Although we're yet to have a deal, EU's Junker said after the meeting that Greece has made “considerable progress” and that there are “credible options” to improve Greece’s debt position. Nevertheless, the lack of a definitive outcome saw the EURUSD sell off 30 ticks and is currently hovering around a 2 day low of 1.275 as we type. In terms of the “credible options”, a 15-page document prepared for the Eurogroup meeting suggested that relief measures currently on the table include EUR10bn of debt buybacks, reduction of interest on bilateral loans by between 25-70bp and interest deferrals on EFSF loans of up to 10yrs (Reuters).

Importantly however, the document suggests that Greece’s debt cannot be cut to 120% of GDP by 2020 (the level deemed sustainable by the IMF) without haircuts on Greek loans held by the official sector. We suspect whether Greece needs additional debt haircut was probably one of the key sticking point in the negotiations.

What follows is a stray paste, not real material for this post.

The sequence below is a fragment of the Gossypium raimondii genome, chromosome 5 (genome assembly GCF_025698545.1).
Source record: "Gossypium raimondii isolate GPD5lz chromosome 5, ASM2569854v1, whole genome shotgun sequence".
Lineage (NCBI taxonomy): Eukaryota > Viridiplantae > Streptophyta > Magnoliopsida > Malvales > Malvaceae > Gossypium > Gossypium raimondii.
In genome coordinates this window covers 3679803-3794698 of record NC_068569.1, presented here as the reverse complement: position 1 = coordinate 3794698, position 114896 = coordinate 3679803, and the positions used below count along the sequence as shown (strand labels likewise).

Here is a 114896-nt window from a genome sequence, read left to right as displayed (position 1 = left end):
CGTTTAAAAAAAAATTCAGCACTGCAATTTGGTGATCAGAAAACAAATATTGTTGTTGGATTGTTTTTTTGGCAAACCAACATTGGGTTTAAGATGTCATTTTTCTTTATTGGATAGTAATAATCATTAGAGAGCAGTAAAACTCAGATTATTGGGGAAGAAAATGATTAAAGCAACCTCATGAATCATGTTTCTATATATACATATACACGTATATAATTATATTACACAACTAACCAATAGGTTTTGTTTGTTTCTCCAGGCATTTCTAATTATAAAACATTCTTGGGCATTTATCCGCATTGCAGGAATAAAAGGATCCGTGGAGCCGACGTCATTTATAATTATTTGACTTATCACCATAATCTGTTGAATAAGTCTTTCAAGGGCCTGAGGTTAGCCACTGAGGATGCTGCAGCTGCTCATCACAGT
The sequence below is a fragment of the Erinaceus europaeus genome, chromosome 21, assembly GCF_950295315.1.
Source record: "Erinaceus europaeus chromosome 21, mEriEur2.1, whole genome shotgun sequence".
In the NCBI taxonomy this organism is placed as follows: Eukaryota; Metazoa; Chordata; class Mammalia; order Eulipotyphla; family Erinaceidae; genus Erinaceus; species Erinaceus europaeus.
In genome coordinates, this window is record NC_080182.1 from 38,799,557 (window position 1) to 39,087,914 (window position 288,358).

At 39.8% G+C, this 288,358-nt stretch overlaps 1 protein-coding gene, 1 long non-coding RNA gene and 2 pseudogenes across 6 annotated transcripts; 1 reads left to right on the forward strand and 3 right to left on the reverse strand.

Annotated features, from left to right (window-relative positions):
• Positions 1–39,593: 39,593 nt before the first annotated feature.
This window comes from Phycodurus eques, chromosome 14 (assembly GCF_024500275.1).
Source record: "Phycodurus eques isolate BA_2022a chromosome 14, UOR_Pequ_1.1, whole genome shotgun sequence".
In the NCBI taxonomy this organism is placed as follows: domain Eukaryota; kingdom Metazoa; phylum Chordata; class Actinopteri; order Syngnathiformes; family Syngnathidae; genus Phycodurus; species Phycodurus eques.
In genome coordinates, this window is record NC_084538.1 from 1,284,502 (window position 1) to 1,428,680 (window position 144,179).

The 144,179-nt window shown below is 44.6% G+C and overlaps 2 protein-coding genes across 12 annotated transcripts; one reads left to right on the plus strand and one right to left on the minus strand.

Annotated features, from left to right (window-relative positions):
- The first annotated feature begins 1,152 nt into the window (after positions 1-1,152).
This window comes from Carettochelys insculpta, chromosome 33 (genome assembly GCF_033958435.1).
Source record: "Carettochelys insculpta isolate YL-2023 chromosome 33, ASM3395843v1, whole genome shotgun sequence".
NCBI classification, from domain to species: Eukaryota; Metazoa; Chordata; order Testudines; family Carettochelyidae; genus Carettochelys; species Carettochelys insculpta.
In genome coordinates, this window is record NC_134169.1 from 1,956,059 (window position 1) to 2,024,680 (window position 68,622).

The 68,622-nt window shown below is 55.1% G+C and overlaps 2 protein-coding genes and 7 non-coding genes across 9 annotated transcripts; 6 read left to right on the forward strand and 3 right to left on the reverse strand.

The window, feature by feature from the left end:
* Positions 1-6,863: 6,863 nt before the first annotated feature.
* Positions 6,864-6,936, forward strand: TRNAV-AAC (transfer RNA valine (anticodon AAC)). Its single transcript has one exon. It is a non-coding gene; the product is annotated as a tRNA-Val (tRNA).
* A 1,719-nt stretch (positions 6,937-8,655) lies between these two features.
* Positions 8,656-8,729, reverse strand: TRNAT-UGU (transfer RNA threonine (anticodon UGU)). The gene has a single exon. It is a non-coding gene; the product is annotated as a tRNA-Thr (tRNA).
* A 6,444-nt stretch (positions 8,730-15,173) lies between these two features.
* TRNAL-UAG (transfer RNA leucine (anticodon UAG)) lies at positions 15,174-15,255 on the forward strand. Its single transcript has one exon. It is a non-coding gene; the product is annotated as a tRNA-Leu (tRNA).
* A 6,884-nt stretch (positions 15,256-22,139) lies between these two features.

Overnight markets generally lost one-third to half a percent immediately following the Eurogroup headlines, but have retraced some of the losses. The Hang Seng (+0.33%), Nikkei (+0.7%) are trading higher on the day. The Shanghai Composite dipped below the symbolic and closely monitored 2000 mark and is now hovering at its lowest level since January 2009. Other risk assets including the AUD (-0.3%) and copper (-0.65%) are trading in the red. The USDJPY (+0.29%) is testing the 82 level overnight, a level last seen in early April. This comes after the release of disappointing Japanese trade data which showed exports down 6.5% yoy in October (vs -4.9% yoy expected). In the credit space, the Asian (-3bp) and Australian IG (-2bp) indices nudged wider post the Eurogroup headlines but are still trading tighter on the day.